Spencer Dinwiddie, speaking after the debut of Nets rookie center Nicolas Claxton on Friday night in a 119-115 victory against Portland, called the 20 year-old the team’s second-most talented player. Claxton, who was drafted 31st by Brooklyn this summer, scored eight points on 3-of-5 shooting from the field and pulled down six boards in just 12 minutes of action.

“So, I still believe [starting center Jarrett Allen] is going to be an All-Star, but Nic is the second-most talented player on this team,” Dinwiddie said, per Brian Lewis of The New York Post. “[First] is [Kevin Durant], either the first or second most talented scorer of all-time. But Nic’s got game. He’s got a chance [to be great].”

Those comments reflect just how high Dinwiddie is on the rookie, considering he apparently has him ahead of Kyrie Irving on his informal list of Brooklyn’s most talented players. Irving, the Nets’ only healthy current All-Star, is averaging 31.9 points, 7.5 assists, and 5.8 rebounds per game for the 4-4 squad.

Meanwhile, Nets head coach Kenny Atkinson lauded Claxton’s defensive awareness: “Just understanding the coverages,” Atkinson noted. “I think one time in the first half we were switching everything and he handled that fantastically. That was part of the reason we drafted him, that he was versatile and could guard five positions, so he proved that.”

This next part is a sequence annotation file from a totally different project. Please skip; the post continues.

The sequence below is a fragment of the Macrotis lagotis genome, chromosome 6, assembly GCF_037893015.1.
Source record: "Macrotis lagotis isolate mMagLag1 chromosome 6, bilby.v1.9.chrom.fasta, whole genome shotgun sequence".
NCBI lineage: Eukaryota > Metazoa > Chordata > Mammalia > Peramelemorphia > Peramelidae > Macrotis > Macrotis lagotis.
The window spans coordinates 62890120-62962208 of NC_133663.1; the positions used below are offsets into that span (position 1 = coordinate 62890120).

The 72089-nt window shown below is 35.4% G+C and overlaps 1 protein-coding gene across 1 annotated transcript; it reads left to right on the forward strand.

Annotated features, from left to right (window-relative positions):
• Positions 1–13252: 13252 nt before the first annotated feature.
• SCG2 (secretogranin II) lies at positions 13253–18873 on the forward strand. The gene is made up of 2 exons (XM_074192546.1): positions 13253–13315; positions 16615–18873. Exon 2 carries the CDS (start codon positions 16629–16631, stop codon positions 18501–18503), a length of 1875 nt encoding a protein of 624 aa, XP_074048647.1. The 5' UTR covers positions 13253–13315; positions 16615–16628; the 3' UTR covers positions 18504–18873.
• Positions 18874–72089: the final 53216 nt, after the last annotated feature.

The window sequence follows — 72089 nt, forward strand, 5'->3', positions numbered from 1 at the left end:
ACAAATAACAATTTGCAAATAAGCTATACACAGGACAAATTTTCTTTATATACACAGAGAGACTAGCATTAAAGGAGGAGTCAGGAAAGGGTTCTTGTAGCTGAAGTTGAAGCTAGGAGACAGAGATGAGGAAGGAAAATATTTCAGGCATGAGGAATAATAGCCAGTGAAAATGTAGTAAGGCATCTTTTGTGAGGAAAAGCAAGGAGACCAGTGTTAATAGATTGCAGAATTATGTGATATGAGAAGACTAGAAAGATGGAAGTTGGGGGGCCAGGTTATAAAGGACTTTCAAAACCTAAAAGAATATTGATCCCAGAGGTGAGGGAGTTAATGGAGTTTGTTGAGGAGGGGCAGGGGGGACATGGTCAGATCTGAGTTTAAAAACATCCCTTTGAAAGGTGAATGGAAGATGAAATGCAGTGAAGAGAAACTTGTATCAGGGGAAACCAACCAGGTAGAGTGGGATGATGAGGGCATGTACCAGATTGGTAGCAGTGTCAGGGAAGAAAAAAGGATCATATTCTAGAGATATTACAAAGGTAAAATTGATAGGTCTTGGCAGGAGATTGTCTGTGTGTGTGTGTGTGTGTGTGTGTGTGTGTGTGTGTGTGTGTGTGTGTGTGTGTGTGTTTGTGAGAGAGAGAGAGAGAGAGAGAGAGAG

There’s more from the Atlantic Division:

  • As Kristaps Porzingis prepared to suit up last week against the team that drafted him in 2015, The Athletic’s Frank Isola explored the Knicks front office’s alienation of the team’s former franchise player. Trouble began to brew when Porzingis blew off an April 2017 season exit interview with then-team president Phil Jackson and then-GM (now team president) Steve Mills. When pressed about the messy breakup Thursday, Porzingis said, “I’ll probably get in more trouble if I start talking about that stuff.” Isola observes that the Knicks’ returns in the deal have yet to bear much fruit: center DeAndre Jordan joined Brooklyn over the summer, point guard Dennis Smith Jr. was booed in the team’s first home game, and the Knicks have yet to use their two Dallas future first-rounders acquired in the deal.
  • It’s been a season of streaks for the Sixers. After starting out 5-0, the 76ers have lost three straight games on a Western Conference road trip, falling to the fifth seed in the East. Keith Pompey of the Philadelphia Inquirer posits that the Sixers’ current troubles can be credited to their summer roster overhaul, and that they have too many new faces for continuity at present. New power forward Al Horford and long-term starting center Joel Embiid are still developing their on-court chemistry. When questioned about the team’s recent struggles, Horford observed, “What’s going to help us is the more games we continue to play, the more we get used to playing with one another, everything is going to come together.”
  • Veteran point guard Tyler Ennis made his triumphant return to a basketball game for the Raptors‘ G League affiliate, Raptors 905, 13 months after suffering a gruesome leg injury for Turkish team Fenerbahce. Doug Smith of The Toronto Star has the story and the details on Ennis, who feels that the time off had some unexpected developmental benefits. “I had six, seven, eight months of nothing, so I was able to think, ‘When I get back this is what I want to work on,’ ” Ennis said. “I want to be able to shoot better off the dribble and that’s how we kind of did it, in stages.” Though Smith observes that the parent Raptors could use a third point guard and liked Ennis as far back as the 2014 draft, Ennis is nursing a zen calm about the prospect of a callup: “I kind of just want to let it manifest.”  





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